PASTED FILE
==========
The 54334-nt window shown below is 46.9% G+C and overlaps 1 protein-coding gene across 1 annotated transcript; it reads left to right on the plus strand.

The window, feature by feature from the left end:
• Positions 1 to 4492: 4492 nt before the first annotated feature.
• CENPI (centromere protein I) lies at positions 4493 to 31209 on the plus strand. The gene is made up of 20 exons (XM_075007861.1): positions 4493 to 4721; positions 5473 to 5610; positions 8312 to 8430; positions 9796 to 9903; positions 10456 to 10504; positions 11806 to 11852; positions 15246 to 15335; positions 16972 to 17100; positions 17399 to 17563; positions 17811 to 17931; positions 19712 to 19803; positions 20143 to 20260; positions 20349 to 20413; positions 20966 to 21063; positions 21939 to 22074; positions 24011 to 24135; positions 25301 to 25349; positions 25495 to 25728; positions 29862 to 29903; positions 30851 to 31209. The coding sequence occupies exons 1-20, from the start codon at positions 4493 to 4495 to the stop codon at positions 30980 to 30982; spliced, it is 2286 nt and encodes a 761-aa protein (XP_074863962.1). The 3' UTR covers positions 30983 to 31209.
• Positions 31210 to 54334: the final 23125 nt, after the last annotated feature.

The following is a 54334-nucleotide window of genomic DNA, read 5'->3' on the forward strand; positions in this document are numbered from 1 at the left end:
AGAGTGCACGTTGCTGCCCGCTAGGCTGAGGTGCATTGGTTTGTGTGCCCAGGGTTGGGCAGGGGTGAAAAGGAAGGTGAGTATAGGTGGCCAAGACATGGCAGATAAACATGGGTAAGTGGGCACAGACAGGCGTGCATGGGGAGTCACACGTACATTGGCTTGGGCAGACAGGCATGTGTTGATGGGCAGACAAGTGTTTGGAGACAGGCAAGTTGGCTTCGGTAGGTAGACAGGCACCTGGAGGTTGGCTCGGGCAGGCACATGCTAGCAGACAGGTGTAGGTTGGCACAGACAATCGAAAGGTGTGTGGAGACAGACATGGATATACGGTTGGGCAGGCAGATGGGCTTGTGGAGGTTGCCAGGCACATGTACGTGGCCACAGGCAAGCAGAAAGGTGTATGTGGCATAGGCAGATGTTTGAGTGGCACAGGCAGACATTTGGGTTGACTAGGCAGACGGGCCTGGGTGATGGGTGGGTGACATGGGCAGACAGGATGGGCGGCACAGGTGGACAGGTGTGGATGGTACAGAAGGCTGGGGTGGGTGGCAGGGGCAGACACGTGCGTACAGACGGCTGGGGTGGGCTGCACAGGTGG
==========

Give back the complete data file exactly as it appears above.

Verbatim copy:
The 54334-nt window shown below is 46.9% G+C and overlaps 1 protein-coding gene across 1 annotated transcript; it reads left to right on the plus strand.

The window, feature by feature from the left end:
• Positions 1 to 4492: 4492 nt before the first annotated feature.
• CENPI (centromere protein I) lies at positions 4493 to 31209 on the plus strand. The gene is made up of 20 exons (XM_075007861.1): positions 4493 to 4721; positions 5473 to 5610; positions 8312 to 8430; positions 9796 to 9903; positions 10456 to 10504; positions 11806 to 11852; positions 15246 to 15335; positions 16972 to 17100; positions 17399 to 17563; positions 17811 to 17931; positions 19712 to 19803; positions 20143 to 20260; positions 20349 to 20413; positions 20966 to 21063; positions 21939 to 22074; positions 24011 to 24135; positions 25301 to 25349; positions 25495 to 25728; positions 29862 to 29903; positions 30851 to 31209. The coding sequence occupies exons 1-20, from the start codon at positions 4493 to 4495 to the stop codon at positions 30980 to 30982; spliced, it is 2286 nt and encodes a 761-aa protein (XP_074863962.1). The 3' UTR covers positions 30983 to 31209.
• Positions 31210 to 54334: the final 23125 nt, after the last annotated feature.

The following is a 54334-nucleotide window of genomic DNA, read 5'->3' on the forward strand; positions in this document are numbered from 1 at the left end:
AGAGTGCACGTTGCTGCCCGCTAGGCTGAGGTGCATTGGTTTGTGTGCCCAGGGTTGGGCAGGGGTGAAAAGGAAGGTGAGTATAGGTGGCCAAGACATGGCAGATAAACATGGGTAAGTGGGCACAGACAGGCGTGCATGGGGAGTCACACGTACATTGGCTTGGGCAGACAGGCATGTGTTGATGGGCAGACAAGTGTTTGGAGACAGGCAAGTTGGCTTCGGTAGGTAGACAGGCACCTGGAGGTTGGCTCGGGCAGGCACATGCTAGCAGACAGGTGTAGGTTGGCACAGACAATCGAAAGGTGTGTGGAGACAGACATGGATATACGGTTGGGCAGGCAGATGGGCTTGTGGAGGTTGCCAGGCACATGTACGTGGCCACAGGCAAGCAGAAAGGTGTATGTGGCATAGGCAGATGTTTGAGTGGCACAGGCAGACATTTGGGTTGACTAGGCAGACGGGCCTGGGTGATGGGTGGGTGACATGGGCAGACAGGATGGGCGGCACAGGTGGACAGGTGTGGATGGTACAGAAGGCTGGGGTGGGTGGCAGGGGCAGACACGTGCGTACAGACGGCTGGGGTGGGCTGCACAGGTGG